Also, working on the assumption that Brexit actually happens, how might this change. For example, it is my understanding that a significant proportion of our EU imports are essentials ie. food. So if we are to move this trade away from the EU (as some Brexiteers want), what does this do to our RoW trade surplus/deficit.

    From what I can see, Brexit or no Brexit, the UK will continue to be a net importer of goods and with the home market shrinking from circa 512m to circa 66m people, I expect the UK’s trade deficit to grow rather than shrink.

  • Peter Martin 5th Apr '18 - 3:03pm

    @ Roland,

    “I expect the UK’s trade deficit to grow rather than shrink”

    Well it’s possible. But the trade deficit, or the current account deficit, is exactly the same as what our trading partners want to save in our currency ie Pounds sterling. If we move more to new partners who want to save more it will increase, if they want to save less it will decrease.

    So it’s not really in our hands. And also its not really too much of a problem unless we make it into a problem. A surplus isn’t necessarily good and a deficit isn’t necessarily bad if we understand how current and capital flows work.

    Arnold Kiel won’t ever, I don’t expect, ever grasp this. The Germanic view is that trading surpluses should be compulsory for everyone!

  • @Peter Martin & Andrew Daer,

    “Not a single one of those people were able to name even one of the laws they ‘object to’.”

    This argument misses the point. You could ask an ardent Scottish Nationalist which UK laws they specifically object to. Or a Catalonian Nationalist about Spanish law.

    I suspect part of the problem is geography and peoples perceptions of what that means.

    Fundamentally, a Scottish Nationalist objects to being ruled by a seemingly remote English Westminster. The English (well ignoring Yorkshire, Cornwall and a few other realms) have ‘enjoyed’ being ruled by the relatively local Westminster for many centuries. I suspect that part of the EU bogeyman being pedalled by Brexiteers, is that it is a very new experience for the English to have a remote assembly having such an obvious say in its affairs. What is interesting is that Brexiteers seem to have turned a blind eye to the other party who has had a major impact on UK affairs and who are likely to have a big impact on UK affairs post-Brexit, namely the USA.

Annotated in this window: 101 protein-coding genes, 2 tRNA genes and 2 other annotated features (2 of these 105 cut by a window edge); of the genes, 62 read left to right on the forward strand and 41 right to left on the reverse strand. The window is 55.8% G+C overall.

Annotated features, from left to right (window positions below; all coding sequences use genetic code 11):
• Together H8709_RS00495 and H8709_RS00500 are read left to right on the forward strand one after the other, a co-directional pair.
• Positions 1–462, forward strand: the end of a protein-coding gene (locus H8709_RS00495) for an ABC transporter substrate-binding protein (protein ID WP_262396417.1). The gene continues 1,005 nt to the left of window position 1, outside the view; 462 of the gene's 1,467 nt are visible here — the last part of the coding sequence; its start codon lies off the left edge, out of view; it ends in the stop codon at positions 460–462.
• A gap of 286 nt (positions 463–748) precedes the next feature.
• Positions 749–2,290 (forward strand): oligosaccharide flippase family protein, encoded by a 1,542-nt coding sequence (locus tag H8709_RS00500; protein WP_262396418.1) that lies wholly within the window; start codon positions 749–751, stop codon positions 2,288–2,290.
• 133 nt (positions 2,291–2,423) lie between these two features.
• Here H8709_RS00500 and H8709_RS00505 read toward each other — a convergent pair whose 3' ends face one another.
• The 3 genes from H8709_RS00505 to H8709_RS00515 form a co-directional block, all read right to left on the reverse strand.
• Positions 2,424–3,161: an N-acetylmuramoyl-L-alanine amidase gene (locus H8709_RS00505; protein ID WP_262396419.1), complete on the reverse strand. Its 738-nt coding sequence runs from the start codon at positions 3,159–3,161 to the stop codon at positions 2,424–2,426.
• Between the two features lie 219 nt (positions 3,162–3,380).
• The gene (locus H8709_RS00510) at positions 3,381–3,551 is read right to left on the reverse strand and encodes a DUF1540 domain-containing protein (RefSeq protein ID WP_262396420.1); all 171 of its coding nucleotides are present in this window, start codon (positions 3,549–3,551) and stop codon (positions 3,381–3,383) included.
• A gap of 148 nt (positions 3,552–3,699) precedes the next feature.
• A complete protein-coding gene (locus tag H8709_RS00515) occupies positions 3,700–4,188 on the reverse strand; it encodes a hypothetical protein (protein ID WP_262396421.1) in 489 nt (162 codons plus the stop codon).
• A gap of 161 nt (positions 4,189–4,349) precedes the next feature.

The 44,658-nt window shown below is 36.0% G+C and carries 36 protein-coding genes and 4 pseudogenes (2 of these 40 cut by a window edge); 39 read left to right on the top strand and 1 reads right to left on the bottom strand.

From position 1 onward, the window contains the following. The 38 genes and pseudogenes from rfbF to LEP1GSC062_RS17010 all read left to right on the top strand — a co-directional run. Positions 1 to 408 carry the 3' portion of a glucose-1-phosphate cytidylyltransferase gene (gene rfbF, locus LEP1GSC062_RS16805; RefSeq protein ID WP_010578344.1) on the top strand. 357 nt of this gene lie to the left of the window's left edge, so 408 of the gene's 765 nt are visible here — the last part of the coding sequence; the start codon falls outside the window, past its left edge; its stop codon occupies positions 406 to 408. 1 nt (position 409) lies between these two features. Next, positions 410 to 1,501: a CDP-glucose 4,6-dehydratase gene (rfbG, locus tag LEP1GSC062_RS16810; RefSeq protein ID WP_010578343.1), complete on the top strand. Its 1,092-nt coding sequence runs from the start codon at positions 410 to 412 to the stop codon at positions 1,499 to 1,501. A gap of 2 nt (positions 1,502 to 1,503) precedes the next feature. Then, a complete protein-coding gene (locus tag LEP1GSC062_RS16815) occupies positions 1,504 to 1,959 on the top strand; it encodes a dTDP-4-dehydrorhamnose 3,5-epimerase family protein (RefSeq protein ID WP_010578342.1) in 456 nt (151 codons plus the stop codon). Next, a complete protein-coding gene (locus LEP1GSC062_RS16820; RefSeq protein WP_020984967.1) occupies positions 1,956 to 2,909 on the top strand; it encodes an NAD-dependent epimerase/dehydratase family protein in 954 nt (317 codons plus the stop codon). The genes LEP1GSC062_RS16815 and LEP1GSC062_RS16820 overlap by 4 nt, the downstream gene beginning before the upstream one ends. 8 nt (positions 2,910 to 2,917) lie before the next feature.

Interestingly, history supports the importance of geography, we only need to look at the motivations of William of Normandy and the political situation in northern France to appreciate why having claimed the English crown he effectively stuck two fingers up at the French monarchy and declared independence. Similar motivations surround the reasons why the Thirteen colonies declared their independence from Britain and subsequently formed the USA.

  • OnceALibDem 5th Apr '18 - 3:34pm

    “The banana-regulation is also a leave lie,”

    The problem is, it isn’t

    The EU has regulations on how many bananas can be presented in a bunch. I have never heard anyone suggest why it is necessary for government to legislate to this micro level.


    The bananas must be presented in hands or clusters (parts of hands) of at
    least four fingers. Bananas may also be presented as single fingers.

    Clusters with not more than two missing fingers are allowed, provided
    that the stalk is not torn but cleanly cut, without damage to the neigh-
    bouring fingers.
    Not more than one cluster of three fingers with the same characteristics
    as the other fruit in the package may be present per row.